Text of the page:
Games of the week
Tom Clancy's The Division 2
Platform: PC, Xbox One, PS4
Destiny calls in an apocalyptic military thriller
The core appeal of Tom Clancy's The Division 2 rests on the tactical excitement of its excellent cover-based gun battles. In rescuing a post-pandemic Washington DC from warring tribes of trigger-happy thugs, you'll regularly be pushed into split-second decisions for survival under heavy fire, or glimpse skirmish-winning strategies among the gorgeously dilapidated ruins – especially during multiplayer shootouts when flanking manoeuvres and distraction techniques come into play. Crude flaws abound, from animation glitches and stupidly bullet-resistant enemies, to the migraine-inducing interface and sometimes illegibly tiny text. But while The Division 2's pitched-battle formula is recycled almost endlessly, with only your surroundings and equipment changing between conflicts, the repetition of such consistently enjoyable, moreish gameplay is something you simply have to celebrate.
Skip to the end: A brilliantly playable but straightforward sequel.
12 Is Better Than 6
12 Is Better Than 6 casts you as a drifter fleeing slavery, with crowds of outlaws between you and freedom. The top-down action is split into small locations, from the back of a bar or a guarded stable to the town square outside a besieged church, and mindless blasting isn't going to work – revolvers (or shotguns, if you're lucky) need to be cocked manually between shots using the ZL button, leaving you momentarily vulnerable against even a pair of opponents when a single shot can kill. This challenging style of combat is thrilling when you survive but otherwise frustrating, while the restrictive viewpoint hampers attempts at tactical or stealthy assaults, making 12 Is Better Than 6 a diverting but limited gunslinger.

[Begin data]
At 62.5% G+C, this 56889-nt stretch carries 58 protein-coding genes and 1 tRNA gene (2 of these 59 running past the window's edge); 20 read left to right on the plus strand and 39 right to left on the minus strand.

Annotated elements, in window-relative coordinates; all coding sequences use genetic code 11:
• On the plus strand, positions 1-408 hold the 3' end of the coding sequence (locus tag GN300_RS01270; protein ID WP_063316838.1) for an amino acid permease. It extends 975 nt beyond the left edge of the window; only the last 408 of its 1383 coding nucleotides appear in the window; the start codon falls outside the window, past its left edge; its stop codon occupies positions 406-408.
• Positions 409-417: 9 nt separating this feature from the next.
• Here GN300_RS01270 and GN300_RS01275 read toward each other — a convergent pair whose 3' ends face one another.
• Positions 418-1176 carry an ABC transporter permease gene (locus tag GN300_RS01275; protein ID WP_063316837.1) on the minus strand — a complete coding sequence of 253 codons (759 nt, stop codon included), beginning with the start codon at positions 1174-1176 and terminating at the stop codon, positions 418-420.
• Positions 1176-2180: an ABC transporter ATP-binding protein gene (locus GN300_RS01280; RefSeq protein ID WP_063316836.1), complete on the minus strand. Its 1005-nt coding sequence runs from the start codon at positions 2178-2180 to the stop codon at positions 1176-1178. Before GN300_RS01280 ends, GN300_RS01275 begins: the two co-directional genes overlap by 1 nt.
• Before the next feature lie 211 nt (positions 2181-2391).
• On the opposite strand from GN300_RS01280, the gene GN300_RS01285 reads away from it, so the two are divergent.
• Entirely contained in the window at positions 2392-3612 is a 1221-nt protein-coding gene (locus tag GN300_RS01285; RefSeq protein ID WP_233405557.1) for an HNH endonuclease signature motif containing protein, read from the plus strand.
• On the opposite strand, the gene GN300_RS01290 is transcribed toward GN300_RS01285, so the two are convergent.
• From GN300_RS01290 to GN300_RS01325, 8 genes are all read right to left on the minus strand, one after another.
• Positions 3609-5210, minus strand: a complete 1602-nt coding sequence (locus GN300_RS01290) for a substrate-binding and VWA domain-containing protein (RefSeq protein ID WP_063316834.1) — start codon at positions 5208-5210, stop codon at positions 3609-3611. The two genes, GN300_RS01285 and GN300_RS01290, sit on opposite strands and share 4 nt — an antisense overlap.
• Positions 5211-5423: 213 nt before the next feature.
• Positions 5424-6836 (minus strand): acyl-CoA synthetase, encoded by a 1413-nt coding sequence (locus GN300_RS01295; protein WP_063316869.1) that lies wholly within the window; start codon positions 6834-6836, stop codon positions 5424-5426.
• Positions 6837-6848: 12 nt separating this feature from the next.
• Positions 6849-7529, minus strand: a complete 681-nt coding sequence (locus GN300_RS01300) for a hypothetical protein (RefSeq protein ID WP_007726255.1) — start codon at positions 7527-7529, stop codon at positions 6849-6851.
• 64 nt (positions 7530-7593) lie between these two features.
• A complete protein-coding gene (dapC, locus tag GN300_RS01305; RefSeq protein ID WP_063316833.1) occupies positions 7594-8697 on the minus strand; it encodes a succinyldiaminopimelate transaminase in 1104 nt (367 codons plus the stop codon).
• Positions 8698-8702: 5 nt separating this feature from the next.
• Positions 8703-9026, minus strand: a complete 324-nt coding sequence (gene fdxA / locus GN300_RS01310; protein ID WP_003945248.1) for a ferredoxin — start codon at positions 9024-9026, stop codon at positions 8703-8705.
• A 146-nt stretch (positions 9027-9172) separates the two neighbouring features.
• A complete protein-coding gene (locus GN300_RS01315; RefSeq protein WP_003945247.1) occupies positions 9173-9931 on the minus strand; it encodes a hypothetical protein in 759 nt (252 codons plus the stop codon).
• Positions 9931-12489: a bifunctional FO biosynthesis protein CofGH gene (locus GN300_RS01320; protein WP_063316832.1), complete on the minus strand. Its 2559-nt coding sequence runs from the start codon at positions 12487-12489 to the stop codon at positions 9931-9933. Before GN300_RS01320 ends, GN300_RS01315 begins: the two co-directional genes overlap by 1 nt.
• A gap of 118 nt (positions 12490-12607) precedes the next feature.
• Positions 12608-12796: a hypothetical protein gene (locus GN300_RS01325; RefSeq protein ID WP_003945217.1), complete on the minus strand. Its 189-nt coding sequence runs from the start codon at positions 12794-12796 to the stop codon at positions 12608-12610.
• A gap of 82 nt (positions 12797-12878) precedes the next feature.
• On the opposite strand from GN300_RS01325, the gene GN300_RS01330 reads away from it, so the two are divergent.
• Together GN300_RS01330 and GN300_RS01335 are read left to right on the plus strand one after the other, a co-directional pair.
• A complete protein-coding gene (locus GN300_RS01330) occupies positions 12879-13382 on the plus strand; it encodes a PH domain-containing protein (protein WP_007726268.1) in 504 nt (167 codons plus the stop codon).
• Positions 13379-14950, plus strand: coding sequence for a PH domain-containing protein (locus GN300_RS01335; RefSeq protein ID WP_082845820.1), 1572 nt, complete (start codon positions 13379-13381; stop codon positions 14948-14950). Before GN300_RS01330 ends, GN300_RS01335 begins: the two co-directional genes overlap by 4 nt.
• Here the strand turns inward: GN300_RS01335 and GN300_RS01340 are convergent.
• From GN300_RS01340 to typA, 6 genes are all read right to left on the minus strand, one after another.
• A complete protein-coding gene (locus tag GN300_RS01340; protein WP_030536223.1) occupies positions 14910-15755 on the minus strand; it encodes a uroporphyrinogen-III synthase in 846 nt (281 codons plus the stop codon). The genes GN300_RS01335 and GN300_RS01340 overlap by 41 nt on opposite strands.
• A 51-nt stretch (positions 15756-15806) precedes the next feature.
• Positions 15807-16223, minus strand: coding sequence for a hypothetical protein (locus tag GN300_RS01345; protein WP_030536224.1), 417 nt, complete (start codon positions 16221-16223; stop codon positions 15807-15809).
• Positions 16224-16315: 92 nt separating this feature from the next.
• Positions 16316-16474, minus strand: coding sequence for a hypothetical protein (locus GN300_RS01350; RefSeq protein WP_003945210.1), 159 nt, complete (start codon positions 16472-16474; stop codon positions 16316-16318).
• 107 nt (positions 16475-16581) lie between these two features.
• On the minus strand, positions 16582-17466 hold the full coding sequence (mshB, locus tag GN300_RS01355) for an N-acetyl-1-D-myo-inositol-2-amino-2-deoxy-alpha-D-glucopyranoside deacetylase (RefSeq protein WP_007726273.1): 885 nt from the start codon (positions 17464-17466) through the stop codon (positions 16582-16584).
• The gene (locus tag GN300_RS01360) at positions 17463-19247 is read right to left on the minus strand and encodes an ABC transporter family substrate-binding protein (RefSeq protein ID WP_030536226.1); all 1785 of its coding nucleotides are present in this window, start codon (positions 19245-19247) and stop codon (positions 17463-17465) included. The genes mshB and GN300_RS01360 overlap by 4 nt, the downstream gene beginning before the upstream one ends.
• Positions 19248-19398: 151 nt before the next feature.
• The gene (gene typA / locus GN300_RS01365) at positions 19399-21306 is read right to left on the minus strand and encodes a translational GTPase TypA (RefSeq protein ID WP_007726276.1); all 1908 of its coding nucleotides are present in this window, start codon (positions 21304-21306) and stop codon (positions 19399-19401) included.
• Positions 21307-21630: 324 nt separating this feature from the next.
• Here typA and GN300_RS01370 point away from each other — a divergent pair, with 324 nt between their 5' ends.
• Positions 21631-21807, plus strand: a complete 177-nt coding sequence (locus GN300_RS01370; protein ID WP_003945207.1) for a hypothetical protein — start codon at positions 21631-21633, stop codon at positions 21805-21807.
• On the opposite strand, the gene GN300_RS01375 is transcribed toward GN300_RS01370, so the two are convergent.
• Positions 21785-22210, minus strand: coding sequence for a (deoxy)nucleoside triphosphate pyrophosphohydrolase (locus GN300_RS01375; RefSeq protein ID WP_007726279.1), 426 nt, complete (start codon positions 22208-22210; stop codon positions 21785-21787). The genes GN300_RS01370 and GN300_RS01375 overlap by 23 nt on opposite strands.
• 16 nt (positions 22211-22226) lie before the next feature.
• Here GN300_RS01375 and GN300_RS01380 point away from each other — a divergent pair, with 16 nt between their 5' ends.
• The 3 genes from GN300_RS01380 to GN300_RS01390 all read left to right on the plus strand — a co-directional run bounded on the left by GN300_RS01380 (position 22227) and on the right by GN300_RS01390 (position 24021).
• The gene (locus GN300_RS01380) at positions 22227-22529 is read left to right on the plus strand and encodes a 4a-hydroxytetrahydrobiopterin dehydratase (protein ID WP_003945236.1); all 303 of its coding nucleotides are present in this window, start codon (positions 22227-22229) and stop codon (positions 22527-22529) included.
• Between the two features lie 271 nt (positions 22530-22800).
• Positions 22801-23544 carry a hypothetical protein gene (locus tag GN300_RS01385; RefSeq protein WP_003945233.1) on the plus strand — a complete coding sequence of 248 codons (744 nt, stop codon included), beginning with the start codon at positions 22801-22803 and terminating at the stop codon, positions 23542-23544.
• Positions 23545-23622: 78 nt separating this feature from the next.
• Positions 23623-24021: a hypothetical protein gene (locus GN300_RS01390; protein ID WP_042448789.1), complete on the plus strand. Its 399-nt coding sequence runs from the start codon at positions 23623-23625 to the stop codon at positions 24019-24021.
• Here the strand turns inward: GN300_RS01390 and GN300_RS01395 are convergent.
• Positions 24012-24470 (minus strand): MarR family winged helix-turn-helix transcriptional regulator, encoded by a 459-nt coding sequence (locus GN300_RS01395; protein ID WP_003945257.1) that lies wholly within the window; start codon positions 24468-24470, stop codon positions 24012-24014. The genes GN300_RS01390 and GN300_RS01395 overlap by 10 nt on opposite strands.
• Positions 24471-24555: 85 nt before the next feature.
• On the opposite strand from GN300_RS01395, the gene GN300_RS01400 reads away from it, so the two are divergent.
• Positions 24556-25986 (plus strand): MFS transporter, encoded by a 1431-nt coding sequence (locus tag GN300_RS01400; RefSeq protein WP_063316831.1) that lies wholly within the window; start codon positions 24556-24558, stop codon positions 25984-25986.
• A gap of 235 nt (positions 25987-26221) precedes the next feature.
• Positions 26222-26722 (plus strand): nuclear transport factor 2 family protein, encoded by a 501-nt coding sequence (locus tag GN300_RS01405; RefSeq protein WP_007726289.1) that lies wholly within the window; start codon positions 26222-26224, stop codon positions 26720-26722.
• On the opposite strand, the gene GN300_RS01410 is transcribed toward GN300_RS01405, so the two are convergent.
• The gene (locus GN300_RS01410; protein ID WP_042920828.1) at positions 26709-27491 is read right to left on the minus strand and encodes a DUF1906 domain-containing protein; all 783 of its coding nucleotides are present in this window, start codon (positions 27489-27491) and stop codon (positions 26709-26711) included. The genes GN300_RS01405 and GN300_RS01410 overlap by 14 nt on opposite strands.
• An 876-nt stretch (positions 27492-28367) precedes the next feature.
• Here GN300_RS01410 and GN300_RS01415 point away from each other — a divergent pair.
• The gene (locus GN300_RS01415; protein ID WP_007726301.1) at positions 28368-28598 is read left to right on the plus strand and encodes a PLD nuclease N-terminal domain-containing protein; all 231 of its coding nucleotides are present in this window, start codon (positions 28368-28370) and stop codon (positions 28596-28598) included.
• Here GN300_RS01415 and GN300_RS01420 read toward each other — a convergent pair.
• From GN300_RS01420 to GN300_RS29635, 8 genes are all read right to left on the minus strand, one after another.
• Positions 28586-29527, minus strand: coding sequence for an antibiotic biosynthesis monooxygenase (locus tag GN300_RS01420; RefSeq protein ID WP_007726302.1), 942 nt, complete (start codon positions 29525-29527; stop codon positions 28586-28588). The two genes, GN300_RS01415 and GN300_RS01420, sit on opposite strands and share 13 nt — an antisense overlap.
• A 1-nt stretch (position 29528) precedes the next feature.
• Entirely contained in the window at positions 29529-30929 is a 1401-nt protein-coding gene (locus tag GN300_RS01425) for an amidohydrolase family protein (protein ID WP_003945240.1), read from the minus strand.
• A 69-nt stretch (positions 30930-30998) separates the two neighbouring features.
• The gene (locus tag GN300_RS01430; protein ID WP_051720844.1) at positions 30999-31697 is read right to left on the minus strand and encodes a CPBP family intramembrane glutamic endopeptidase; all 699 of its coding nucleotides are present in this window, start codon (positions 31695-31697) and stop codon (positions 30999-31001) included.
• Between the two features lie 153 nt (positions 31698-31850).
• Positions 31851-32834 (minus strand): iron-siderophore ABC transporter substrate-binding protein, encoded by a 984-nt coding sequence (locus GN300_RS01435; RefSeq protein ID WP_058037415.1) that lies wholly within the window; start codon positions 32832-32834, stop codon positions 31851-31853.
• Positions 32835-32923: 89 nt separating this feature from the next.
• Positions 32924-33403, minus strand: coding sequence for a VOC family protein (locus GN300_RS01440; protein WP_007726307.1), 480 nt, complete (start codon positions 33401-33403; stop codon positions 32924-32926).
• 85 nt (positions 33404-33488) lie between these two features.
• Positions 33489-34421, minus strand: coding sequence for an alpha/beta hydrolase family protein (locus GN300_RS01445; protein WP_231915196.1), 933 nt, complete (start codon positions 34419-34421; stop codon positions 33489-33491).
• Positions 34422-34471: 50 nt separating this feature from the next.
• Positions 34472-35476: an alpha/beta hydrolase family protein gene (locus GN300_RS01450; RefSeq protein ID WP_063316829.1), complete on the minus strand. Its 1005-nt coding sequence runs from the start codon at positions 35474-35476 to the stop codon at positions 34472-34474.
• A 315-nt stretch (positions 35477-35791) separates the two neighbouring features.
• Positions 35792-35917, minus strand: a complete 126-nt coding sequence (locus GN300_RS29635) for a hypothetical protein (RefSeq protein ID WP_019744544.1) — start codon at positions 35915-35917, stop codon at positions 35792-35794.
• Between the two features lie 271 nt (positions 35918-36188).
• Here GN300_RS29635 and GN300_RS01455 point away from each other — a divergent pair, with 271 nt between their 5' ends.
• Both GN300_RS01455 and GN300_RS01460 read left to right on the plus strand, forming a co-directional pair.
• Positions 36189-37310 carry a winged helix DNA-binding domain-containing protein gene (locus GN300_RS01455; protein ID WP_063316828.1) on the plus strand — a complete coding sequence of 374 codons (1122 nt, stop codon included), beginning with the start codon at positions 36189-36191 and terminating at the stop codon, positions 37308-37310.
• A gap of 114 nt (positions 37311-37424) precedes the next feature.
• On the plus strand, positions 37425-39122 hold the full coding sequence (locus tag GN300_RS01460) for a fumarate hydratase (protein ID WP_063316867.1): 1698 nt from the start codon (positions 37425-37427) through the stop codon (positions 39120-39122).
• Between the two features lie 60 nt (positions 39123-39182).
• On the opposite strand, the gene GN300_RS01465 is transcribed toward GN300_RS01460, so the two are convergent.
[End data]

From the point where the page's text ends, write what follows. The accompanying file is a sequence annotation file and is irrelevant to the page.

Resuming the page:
Skip to the end: A demanding and maddening Wild West shootout.
Platform: PC, Xbox One, PS4
As a teen in Generation Zero's 1980s Scandinavia, your riverboat jaunt with friends is violently interrupted by a volley of explosives. Alone, you discover the aftermath of a robocalypse – mainland residents have fled and murderous droids patrol the roads. Every encounter is dangerous, even with powerful weaponry, as enemies surprise you with chilling artificial intelligence, and using fireworks or radios as distractions becomes a neat and authentic feeling strategy. But disappointingly, there's nothing to add weight to this fertile atmosphere. The world is cold, empty and repetitive. Missions are cross country slogs with hollow rewards. Generation Zero has the excitement of youth, but not the vitality.
Skip to the end: Barren and uninspiring adventure with a superior premise.
Platform: PC, Mac
Worbital is a satisfying blend of simple and skilful, entertaining nonsense that delivers deeply tactical challenges. Far, far away, a humanoid race is colonising other planets for resources, but a rebellion triggers an interplanetary civil war. Gargantuan weapons can be built on the 2D sphere of your homeworld (from railguns to lasers and guided missiles) and defensive tricks deployed to deflect incoming artillery, with projectiles affected by gravity and attacking opportunities or obstacles created as planets follow their orbital paths. Battles lurch so frantically between offence and defence that it can be overwhelming, but Worbital's charming execution and punchy enjoyment makes it well worth the effort.
Skip to the end: Explosive, excessive and entertaining deep-space conflict.